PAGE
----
It’s been a while since my last post (over a year, in fact). Wondering about the why, it’s not so much that I have less to say, just less of a need to say it. I will keep writing these posts from time to time, but only when I think there’s a strong need. Hence today’s post – one that I’ve been mulling over for some time.
I’ve written a lot in the past around the idea of meaning. I’ve taken great pains to describe meaning as a human construct that can help us make sense of a confusing world.
In my view, there is no mystical woo to meaning. In fact, given my belief that meaning is actually an illusion, I don’t want to talk up the idea too much. Instead, let’s discuss the idea of meaning as a way of helping humans negotiate the challenging awkwardness of being a modern human, with a brain that evolved for a completely different set of problems (e.g., finding enough calories to survive the next bear attack) to the present day .
One of the big problems with a brain that evolved for survival is that it’s highly sensitive to pattens matching. Seeing patterns is great for noticing danger, but it’s also an issue for modern humans: your brain wants to see things that simply aren’t there (pareidolia is the term for seeing faces or shapes in features like clouds or cliffs). Our brains also want explanations for things they can’t immediately understand – they’re most comfortable with easily graspable, solvable problems. When faced with a more difficult or even intractable problem (like death), it likes to make up simpler stories in order to feel that it understands (e.g., the magical man in the sky who judges people and sends them to a Disneyland afterlife). When we combine an oversensitivity to pattern matching with a need to explain the world in simpler terms, we get a deeply embedded need for meaning.
Which means that meaning isn’t anything special, it’s the byproduct of some hardwired survival adaptations that compel us to see and seek out things that aren’t there. It gets worse when we combine our primate instincts for improved food and mating privileges – now meaning means doing something big and standing out in “the tribe”. But because that’s not a simple prospect anymore (like beating caveperson Ugg in a fight), it becomes a deeply held “feeling” that we should be doing something more with our lives.
In other words, our inbuilt drive for meaning (itself an amalgam of the brain’s evolved survival modules that aren’t consciously accessible) is a unicorn hunt. We’re driven to search for something that isn’t there and that can’t be found. And that genuinely sucks – it means a potential lifetime of searching for a sense of completeness and purpose that will (in all likelihood) never arrive.
It’s not enough, however, to just identify a misplaced process and be done with it. Dismissing our need for meaning as an aberrant aspect of evolution is like suggesting that despite anxiety being a normal evolutionary process (that helped us avoid danger), it isn’t a problem for modern humans. Knowing that we have built-in defaults doesn’t inoculate us from their effects, especially when those effects can be deeply upsetting. It’s much better to learn what to do in the presence of these inbuilt systems, so we can function better around them or even, potentially, use them to our advantage.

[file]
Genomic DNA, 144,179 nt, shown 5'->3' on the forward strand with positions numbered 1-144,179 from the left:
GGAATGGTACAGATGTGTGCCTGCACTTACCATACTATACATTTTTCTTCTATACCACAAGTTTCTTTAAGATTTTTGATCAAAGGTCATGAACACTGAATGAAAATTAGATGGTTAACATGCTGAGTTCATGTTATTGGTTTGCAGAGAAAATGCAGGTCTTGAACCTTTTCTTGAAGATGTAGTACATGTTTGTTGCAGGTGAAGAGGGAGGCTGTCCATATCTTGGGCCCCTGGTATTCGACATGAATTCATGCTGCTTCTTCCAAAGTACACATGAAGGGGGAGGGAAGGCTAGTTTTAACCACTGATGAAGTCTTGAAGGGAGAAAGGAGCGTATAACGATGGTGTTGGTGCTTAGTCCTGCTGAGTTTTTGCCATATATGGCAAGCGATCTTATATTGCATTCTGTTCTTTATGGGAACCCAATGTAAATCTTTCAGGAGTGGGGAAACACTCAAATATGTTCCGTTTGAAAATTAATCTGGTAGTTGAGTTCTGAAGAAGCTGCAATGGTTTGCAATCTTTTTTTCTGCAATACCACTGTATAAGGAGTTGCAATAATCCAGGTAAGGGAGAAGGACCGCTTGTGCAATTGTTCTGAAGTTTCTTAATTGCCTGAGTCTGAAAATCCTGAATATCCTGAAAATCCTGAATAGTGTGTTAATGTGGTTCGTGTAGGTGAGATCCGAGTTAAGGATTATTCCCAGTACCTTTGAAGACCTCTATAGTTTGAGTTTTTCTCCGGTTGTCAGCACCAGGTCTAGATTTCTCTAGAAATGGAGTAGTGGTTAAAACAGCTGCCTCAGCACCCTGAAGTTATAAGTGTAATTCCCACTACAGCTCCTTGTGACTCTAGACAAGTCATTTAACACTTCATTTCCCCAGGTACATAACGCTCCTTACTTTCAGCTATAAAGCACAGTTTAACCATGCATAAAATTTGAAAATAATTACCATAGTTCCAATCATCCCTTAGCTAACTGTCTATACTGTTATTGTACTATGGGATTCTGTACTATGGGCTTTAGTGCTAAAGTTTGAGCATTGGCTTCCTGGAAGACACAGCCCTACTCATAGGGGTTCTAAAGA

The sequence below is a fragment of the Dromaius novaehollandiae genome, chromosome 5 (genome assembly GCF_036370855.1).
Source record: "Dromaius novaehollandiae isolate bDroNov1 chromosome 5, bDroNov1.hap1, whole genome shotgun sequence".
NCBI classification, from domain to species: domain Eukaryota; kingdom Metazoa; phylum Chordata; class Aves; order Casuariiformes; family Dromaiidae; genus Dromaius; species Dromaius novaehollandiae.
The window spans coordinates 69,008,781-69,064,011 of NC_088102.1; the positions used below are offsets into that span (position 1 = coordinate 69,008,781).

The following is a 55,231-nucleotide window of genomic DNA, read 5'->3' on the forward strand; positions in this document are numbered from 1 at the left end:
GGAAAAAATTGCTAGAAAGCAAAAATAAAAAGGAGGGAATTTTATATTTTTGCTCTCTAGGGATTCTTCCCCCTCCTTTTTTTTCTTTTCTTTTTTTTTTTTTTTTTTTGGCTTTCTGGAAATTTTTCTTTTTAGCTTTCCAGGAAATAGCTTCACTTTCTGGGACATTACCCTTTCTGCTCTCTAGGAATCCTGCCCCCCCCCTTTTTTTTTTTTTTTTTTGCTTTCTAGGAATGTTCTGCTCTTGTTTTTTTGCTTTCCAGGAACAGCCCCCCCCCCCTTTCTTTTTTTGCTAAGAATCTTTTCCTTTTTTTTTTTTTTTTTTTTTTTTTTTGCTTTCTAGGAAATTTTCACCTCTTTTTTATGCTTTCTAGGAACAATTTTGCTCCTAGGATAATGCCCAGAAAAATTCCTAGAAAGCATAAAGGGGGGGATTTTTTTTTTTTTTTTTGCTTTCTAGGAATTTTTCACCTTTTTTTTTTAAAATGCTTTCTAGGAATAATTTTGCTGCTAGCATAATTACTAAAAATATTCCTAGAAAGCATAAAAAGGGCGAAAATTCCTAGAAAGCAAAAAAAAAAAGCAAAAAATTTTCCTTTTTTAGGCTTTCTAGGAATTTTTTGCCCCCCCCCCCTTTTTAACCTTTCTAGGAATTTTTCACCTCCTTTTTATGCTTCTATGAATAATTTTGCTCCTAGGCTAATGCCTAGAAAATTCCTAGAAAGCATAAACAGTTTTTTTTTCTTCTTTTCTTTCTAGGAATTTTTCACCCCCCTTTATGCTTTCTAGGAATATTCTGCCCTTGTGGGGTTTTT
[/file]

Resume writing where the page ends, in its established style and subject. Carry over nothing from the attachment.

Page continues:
The desire for meaning is a powerful motivator. Unlike extrinsic motives (e.g., I want to lose weight because I’m frightened of social evaluation), meaning (or values)-based motives (otherwise known as intrinsic motives) are much more likely to last. Fear is a powerful, albeit temporary, motivator, but connecting with something that has meaning to us can motivate longer-term behavioural change a lot more effectively (e.g., I want to lose weight because I want to be a healthy person). But because our brains don’t do well with abstract or overcomplicated goals, searching for “unicorn meaning” is a lousy motivator – when we can’t really define what we’re aiming for, and can’t even determine when we’re moving toward it, we get overwhelmed and discouraged pretty quickly. Searching for unicorn meaning is an exercise is continual dissatisfaction: I feel the need to do more with my life and be someone, but I have no idea how (which probably means that I’m a failure)!
Instead of devoting ourselves to finding unicorns, we function a lot better when we’re able to find meaning in smaller, more achievable, measurable, and understandable chunks. This is actually easy than it feels, especially when we get over the idea that there is actually a unicorn to find. Accepting that there are no unicorns (despite the fact that it feels like there should be a unicorn if we just try hard enough) is tricky. It means noticing the desire to find that big, complete thing, acknowledging that the desire is there, and gently steering ourselves back to something more solvable. When we can identify the unicorn hunt as unnecessary, working on small, meaningful chunks (that we can actually achieve) is substantially more satisfying.
The timing of this post does coincide with the new year, and it’s a time of year when we’re most vulnerable to the desire to chase unicorns. This time round, how about being a little kinder to yourself. Unicorn hunting is tiring, unfulfilling and, ironically, meaningless. This year, how about identifying some of the things that you can actually do something about, coming up with a reasonable, achievable plan, and gently inserting the actions that stem from that plan into your life as often as possible. The end result is a lot more meaning (and fewer unicorns)…